What does quality mean in healthcare and how do you find it?

What does quality mean in healthcare and how do you find it?

During my preventive medicine residency at Hopkins I worked in Dr. Peter Provonost’s Institute for Patient Safety and Quality. In addition to leading all safety and quality issues at Hopkins, he’s also credited with creating the concept of the surgical checklist, a tool that’s proven to save a significant number of lives and best described in Atul Gawande’s book, The Checklist Manifesto. Peter taught me that everything is a process, and if you don’t design the process with intention and outcome in mind, the process evolves into the easiest, rather than the safest. That being said, in healthcare, I deify process mostly because the data on individual physicians isn’t plentiful enough to be statistically significant (by the way, the photo above is a shot of Sherpaa’s process maps, the first thing you see as you walk in the office). For example, a surgeon who does 32 tonsillectomies a year isn’t enough data to be scientific. It’s meaningful because it’s common sense that you almost always want to go to the surgeon/facility who does the most of the exact thing you need. But, you need much, much more volume than that for the outcomes to be scientifically statistically significant.

Physicians are also always taught that the practice of medicine changes every 5 years. New evidence comes out and gold standards change. This also throws a wrench in the concept of studying doctor quality. If the gold standard is a moving target, there’s again not enough time to generate sufficient data/volume. It’s also relatively common knowledge that the older the physician, the further they are from state of the art training. As humans, we all get set in our ways. Older physicians, unless they take it upon themselves to learn new procedures through curiosity and continuing medical education, will likely be doing an exceptional job with out of date procedures. Younger physicians will be doing state of the art procedures with less experience.

All of this takes us back to the concept of process. What is a surgeon’s process and what is the hospital’s process for following best practices? Without standardized processes, things quickly get ugly.

Without super reliable data, people are left to compile a list of soft data points and hope for the best. I’m not a huge fan of patient reviews mostly because the volume and quality of those reviews are quite low. Amazon has stated that about 1% of purchasers actually review their items and that’s with a very clear and promoted single source to easily and quickly leave a review. 1% of a doctor’s patient panel is way too low to be hard data. Of course, you can often still get a decent feel for the doctor’s personality. In order of priority, I’d say this is how you make the decision:

  • Rule out the terrible doctors with malpractice reports. 6% of doctors are responsible for 60% of malpractice cases. Don’t go to that 6%. That’s mostly incompetence mixed with being an asshole.
  • Once you’ve ruled out the incompetents, research to find out who does the most cases of the very procedure you need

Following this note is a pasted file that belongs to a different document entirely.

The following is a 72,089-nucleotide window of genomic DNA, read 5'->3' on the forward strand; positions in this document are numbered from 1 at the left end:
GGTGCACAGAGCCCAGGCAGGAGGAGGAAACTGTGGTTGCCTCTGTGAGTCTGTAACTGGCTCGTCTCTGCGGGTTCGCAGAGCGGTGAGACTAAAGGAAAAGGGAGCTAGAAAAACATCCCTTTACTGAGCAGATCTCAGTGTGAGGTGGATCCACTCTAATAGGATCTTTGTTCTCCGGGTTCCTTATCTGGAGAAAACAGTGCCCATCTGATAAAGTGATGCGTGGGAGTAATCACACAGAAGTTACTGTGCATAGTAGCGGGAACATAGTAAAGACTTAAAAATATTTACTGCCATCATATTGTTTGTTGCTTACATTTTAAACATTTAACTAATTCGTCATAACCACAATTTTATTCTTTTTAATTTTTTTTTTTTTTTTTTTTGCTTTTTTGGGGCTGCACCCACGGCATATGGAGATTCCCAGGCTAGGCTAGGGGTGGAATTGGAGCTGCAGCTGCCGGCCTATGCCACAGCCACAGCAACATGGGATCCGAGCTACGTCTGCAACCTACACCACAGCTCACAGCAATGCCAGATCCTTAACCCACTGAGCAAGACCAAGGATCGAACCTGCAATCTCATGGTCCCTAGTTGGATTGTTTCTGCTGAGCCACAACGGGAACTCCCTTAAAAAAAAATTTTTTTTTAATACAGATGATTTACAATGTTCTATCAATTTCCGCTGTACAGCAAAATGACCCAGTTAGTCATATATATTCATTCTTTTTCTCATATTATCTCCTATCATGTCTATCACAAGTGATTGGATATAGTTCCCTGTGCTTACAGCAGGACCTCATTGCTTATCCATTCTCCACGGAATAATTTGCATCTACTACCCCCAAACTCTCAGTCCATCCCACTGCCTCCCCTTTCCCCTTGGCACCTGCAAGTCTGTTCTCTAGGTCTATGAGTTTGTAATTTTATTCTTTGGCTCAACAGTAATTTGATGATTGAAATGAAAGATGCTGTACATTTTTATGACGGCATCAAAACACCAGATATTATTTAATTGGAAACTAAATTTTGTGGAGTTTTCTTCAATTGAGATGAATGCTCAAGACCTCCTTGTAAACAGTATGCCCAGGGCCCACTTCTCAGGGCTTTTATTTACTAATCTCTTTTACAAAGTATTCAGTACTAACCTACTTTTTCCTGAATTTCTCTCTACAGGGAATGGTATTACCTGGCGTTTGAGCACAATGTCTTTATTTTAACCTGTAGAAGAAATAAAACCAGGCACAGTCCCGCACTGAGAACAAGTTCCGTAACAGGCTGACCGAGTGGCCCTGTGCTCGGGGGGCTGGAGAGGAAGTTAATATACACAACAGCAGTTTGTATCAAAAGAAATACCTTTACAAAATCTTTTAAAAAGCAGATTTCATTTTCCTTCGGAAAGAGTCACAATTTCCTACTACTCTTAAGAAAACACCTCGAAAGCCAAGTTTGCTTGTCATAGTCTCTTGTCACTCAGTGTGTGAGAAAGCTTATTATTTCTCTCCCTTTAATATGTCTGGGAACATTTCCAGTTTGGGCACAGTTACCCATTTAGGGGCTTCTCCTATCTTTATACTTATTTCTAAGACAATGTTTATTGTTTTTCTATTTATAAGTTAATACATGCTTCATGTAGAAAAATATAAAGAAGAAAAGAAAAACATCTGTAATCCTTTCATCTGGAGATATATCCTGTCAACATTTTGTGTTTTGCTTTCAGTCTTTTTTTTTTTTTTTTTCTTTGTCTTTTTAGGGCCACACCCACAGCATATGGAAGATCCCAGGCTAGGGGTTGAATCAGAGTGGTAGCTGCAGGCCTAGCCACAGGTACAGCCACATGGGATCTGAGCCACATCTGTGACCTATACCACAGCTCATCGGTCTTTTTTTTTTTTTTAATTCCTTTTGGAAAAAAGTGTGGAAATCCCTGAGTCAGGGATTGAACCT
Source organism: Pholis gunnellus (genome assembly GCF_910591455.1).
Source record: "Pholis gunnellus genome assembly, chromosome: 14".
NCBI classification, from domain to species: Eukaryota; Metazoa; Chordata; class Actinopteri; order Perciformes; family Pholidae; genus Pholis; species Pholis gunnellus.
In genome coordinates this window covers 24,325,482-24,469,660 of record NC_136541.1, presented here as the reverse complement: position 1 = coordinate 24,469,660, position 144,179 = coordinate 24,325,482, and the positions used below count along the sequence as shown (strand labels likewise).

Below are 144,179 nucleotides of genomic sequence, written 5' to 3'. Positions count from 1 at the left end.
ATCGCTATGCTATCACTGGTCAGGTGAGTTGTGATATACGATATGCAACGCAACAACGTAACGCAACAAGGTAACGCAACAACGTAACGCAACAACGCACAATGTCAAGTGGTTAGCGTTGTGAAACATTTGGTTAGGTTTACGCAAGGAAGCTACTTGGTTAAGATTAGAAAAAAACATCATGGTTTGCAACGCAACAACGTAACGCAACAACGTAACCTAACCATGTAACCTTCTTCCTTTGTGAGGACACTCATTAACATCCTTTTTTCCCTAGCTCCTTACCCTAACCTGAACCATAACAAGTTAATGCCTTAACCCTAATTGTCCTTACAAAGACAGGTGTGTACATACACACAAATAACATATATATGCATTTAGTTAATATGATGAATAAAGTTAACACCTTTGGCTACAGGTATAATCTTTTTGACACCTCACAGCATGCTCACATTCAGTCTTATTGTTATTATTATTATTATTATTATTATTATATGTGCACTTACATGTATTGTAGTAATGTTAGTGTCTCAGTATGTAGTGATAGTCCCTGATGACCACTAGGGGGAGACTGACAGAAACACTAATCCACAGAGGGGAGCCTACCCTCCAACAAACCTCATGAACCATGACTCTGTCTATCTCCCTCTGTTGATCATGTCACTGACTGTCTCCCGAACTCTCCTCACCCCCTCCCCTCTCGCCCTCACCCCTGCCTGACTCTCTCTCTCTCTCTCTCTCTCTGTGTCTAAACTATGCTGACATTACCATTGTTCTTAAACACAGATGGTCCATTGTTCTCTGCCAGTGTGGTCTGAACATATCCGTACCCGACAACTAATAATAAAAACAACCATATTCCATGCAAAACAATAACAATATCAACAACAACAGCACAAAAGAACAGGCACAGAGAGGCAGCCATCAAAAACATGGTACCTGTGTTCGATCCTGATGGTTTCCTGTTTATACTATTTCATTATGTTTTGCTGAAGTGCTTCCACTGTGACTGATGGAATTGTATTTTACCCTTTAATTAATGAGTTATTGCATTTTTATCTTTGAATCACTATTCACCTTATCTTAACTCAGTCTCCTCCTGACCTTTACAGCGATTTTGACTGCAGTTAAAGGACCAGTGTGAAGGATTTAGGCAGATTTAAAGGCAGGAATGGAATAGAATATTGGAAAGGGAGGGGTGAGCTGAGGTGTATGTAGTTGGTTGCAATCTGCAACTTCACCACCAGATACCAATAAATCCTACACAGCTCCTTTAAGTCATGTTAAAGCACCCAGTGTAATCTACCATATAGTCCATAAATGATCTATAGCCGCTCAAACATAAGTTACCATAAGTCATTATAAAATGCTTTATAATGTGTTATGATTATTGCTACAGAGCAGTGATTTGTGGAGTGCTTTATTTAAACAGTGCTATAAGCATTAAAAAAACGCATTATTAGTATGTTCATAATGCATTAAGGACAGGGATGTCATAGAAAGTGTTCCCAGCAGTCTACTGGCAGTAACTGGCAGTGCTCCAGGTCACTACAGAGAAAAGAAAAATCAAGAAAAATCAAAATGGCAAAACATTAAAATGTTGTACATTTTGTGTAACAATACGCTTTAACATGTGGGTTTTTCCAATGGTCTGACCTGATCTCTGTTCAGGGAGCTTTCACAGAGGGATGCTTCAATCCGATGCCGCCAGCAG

• Schedule a meeting with this surgeon to understand the priority they place on process before, during, and after the procedure. Healthcare is simply problem solving powered by communication. So clearly understand the surgeon and their team’s process for communication post-discharge. I’d also ask if this was his/her kid, who would they take their kid to for this procedure?
  • In addition to other physician recommendations, nurse recommendations are way more valuable. Nurses seriously know everything. They keep the healthcare train running and they know who’s a good doctor and what their patients are saying about the doctor. They also know who to stay away from.
  • Time since completing their residency. I’d say the ideal time is more than 5 years and less than 15. If it’s more than 15, ask the name of the procedure they plan to use to see if it’s up to date.
  • Where were they trained? Medical school is relatively meaningless. It’s essentially studying books and shadowing residents and just getting exposed. American medical schools are superior because best practices/doctor culture vary wildly in different countries. What really matters is where they did their residency/fellowships. Was it a well regarded academic medical center here in America or a community hospital?
  • Surgical facility. And what is the hospital/facility’s statement on process/patient safety?
  • Admitting privileges to what hospitals? High quality doctors tend know each other and cluster together.
  • Academic appointments/publishing. I think this correlates to how passionate and interested you are in the field and is a soft metric that you’re doing everything you can to be relevant and push boundaries. It’s a far stronger metric than board certification.
  • Yelp/Healthgrades/ZocDoc/etc. There’s no clear winner here so you’ve got to combine them all. We’ve found that for most specialties, Yelp is most valuable. ZocDoc is good for specialties that depend on churn like dermatology and dentists. Those specialists are all competing for patients. If you’re an in-demand physician, you don’t need ZocDoc.
  • Personal website. I actually think this is meaningful. If it’s well designed and articulate, it’s a soft data point that the doctor emphasizes the patient experience and good communication.
  • Board certifications. Honestly, these things are not difficult to pass. The vast majority of doctors are good standardized test takers, so when I see board certification, it’s pretty meaningless to me. These are mostly just revenue for the speciality associations.
  • Cost. There’s no correlation to quality. And most doctors aren’t even the ones determining their actual costs. It’s mostly in the facility’s billing department.

Unfortunately, this isn’t an easy process that can be automated.